Although there is no action in Chapter 5, the groundwork is prepared for a battle between the white men and the Mingos. Once more Deerslayer strongly opposes the cruelty and rapaciousness not only of Hurry Harry and Floating Tom but of the white men who, in general, have exploited the Indians. Against the opinions of the other two men, he stresses that scalping is no crime, no moral offense, among the Indians because it is part of their code, or "gifts." Christianity and humanitarianism, attributes of white civilization, forbid such conduct and therefore do not condone scalping. Hetty's pleas, simple and innocent, add to Deerslayer's arguments; and Judith's more biting remarks about the planned expedition result in an alliance of Natty and the two daughters. Although both girls argue against scalping, their speeches contrast sharply because of the intellectual levels they represent. The contrast is also between good and evil, with Deerslayer, Judith, and Hetty symbolizing the Christian morality, and Hurry Harry and Tom Hutter expressing the materialistic brutality of the frontier.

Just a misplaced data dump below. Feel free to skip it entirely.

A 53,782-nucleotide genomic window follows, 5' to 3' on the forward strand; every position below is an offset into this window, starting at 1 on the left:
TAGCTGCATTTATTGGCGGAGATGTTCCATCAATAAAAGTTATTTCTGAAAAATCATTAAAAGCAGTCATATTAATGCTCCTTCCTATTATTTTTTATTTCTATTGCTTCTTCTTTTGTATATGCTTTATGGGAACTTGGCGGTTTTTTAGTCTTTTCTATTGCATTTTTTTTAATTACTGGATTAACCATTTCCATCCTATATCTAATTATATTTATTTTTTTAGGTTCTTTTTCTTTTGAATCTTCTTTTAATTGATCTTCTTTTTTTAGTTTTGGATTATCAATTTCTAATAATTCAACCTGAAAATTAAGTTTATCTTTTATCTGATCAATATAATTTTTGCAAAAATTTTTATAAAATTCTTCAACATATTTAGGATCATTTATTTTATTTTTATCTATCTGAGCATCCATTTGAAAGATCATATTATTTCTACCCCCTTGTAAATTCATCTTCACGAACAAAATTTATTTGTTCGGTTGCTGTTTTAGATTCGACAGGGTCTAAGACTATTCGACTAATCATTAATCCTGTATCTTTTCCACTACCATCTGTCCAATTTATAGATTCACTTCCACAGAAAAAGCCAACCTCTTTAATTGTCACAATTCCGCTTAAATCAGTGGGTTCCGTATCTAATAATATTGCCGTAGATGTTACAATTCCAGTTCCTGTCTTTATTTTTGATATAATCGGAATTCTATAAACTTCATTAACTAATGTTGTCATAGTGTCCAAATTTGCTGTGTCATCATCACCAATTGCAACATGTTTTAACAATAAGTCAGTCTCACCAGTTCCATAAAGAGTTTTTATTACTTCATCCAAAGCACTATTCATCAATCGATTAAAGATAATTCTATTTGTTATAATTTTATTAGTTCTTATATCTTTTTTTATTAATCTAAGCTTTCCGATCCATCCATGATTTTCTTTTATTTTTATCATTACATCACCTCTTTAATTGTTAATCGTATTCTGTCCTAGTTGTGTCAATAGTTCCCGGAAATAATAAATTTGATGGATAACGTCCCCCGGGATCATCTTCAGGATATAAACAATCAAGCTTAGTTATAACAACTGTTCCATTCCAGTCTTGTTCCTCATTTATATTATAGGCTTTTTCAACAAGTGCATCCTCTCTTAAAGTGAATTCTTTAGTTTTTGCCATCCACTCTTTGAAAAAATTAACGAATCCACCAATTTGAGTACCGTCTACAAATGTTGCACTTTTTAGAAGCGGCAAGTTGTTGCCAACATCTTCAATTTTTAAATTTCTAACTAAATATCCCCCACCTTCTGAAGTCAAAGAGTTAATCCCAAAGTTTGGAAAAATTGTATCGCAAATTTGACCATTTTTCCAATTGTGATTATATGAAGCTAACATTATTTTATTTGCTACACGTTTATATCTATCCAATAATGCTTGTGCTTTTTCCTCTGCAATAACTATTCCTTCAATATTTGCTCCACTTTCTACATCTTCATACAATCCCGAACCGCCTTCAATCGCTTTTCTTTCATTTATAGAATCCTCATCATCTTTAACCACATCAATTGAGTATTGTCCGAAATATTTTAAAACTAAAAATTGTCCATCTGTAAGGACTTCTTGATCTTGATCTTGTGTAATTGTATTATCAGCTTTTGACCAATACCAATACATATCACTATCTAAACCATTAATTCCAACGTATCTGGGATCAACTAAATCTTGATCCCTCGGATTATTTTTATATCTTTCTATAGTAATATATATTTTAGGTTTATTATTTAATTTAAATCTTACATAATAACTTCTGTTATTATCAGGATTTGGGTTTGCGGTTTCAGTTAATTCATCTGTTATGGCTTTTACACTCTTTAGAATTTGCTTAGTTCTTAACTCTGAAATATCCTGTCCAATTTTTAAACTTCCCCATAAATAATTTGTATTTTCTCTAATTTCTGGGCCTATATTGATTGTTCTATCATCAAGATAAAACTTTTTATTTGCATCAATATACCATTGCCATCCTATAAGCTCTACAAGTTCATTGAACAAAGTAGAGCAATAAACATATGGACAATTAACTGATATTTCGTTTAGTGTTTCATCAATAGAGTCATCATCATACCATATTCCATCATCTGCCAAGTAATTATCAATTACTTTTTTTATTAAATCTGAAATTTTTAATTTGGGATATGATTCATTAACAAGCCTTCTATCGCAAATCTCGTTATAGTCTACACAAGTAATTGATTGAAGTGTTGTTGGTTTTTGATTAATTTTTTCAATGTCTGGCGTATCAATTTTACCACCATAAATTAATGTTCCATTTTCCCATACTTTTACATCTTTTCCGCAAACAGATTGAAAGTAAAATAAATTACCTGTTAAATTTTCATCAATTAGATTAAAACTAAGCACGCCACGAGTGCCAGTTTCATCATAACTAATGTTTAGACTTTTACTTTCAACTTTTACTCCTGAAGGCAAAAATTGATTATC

A new element around the theme of love has been introduced by the revelation that Hetty loves Hurry Harry. He, of course, has no knowledge of this devotion but continues to pursue Judith — his price for accompanying Floating Tom. Hurry is, however, aware that Judith is now interested in Deerslayer. Judith, although she wins Deerslayer's friendship and allegiance, is saddened by his knowledge of what Hurry has said about her.